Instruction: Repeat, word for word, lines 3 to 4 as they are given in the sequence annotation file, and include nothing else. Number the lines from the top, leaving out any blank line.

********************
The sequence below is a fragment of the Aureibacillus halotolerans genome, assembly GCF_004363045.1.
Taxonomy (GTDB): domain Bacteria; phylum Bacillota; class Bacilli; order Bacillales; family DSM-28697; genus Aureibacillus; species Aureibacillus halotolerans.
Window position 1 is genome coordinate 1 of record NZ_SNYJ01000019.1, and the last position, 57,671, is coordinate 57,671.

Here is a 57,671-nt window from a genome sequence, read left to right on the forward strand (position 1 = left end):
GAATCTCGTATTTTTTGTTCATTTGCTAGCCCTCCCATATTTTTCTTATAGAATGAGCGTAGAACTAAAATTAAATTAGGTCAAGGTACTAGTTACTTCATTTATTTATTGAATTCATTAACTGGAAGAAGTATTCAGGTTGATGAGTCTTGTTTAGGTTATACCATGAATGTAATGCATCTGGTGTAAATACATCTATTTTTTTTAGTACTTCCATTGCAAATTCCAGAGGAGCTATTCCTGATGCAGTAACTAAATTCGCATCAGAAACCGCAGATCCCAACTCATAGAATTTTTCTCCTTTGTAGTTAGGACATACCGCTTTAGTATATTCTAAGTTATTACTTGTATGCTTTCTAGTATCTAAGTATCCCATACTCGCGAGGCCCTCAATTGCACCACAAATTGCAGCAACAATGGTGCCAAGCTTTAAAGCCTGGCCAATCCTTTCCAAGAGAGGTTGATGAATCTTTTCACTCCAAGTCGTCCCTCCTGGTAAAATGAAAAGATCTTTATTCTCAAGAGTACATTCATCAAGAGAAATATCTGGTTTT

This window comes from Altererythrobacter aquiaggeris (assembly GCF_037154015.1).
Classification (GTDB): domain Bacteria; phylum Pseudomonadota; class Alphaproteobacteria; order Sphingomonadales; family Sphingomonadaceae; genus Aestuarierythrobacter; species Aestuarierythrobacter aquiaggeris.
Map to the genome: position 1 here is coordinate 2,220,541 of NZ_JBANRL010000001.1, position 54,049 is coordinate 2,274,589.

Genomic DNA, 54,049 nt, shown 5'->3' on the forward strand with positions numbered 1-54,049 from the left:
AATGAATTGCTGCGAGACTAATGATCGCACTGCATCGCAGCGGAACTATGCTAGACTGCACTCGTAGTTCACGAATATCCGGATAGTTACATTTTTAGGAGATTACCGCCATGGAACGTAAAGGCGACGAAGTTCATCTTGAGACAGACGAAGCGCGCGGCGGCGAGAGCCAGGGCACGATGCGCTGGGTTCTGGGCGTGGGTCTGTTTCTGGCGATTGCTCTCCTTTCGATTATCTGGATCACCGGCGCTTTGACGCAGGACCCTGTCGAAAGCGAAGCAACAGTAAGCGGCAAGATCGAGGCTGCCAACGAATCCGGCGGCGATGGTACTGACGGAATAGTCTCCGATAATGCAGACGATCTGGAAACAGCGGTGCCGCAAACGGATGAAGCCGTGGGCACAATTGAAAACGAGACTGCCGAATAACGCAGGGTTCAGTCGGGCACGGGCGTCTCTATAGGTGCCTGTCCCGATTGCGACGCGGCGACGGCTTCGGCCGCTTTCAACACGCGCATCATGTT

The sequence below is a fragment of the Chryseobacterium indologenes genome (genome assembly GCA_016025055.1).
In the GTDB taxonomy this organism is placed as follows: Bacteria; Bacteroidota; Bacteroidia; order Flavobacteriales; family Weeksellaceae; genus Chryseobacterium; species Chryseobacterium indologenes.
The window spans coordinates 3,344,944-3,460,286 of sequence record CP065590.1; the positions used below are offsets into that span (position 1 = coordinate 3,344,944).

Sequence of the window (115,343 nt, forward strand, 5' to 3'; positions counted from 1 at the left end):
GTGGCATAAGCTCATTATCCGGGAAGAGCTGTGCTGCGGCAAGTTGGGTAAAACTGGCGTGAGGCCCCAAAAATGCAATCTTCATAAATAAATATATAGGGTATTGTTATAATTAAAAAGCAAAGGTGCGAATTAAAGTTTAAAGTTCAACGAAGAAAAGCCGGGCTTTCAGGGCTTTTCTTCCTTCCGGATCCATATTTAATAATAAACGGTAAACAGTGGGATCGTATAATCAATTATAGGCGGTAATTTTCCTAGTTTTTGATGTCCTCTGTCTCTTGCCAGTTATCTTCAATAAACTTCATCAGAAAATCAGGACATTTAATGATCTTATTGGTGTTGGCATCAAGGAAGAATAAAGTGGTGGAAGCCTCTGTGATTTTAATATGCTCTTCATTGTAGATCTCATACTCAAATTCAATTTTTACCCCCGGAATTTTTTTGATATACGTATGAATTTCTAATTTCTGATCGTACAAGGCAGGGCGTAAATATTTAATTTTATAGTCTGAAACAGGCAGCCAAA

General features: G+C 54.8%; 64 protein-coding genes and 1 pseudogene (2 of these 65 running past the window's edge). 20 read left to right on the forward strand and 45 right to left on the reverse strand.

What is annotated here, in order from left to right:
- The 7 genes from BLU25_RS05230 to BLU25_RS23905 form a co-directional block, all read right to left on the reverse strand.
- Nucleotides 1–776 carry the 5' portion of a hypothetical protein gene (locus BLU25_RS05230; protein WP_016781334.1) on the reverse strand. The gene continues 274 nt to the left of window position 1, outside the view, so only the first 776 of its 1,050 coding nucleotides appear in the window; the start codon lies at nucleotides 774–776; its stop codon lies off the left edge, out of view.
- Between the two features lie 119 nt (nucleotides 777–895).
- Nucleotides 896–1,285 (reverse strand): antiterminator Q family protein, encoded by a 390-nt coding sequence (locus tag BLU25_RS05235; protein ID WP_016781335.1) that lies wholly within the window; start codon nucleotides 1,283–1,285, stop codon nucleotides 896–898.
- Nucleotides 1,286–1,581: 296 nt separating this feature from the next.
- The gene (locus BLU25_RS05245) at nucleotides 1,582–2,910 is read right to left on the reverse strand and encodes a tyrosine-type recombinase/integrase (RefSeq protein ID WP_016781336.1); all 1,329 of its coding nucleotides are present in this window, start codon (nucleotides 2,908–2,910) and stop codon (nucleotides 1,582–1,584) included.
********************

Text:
Window position 1 is genome coordinate 1 of record NZ_SNYJ01000019.1, and the last position, 57,671, is coordinate 57,671.

Here is a 57,671-nt window from a genome sequence, read left to right on the forward strand (position 1 = left end):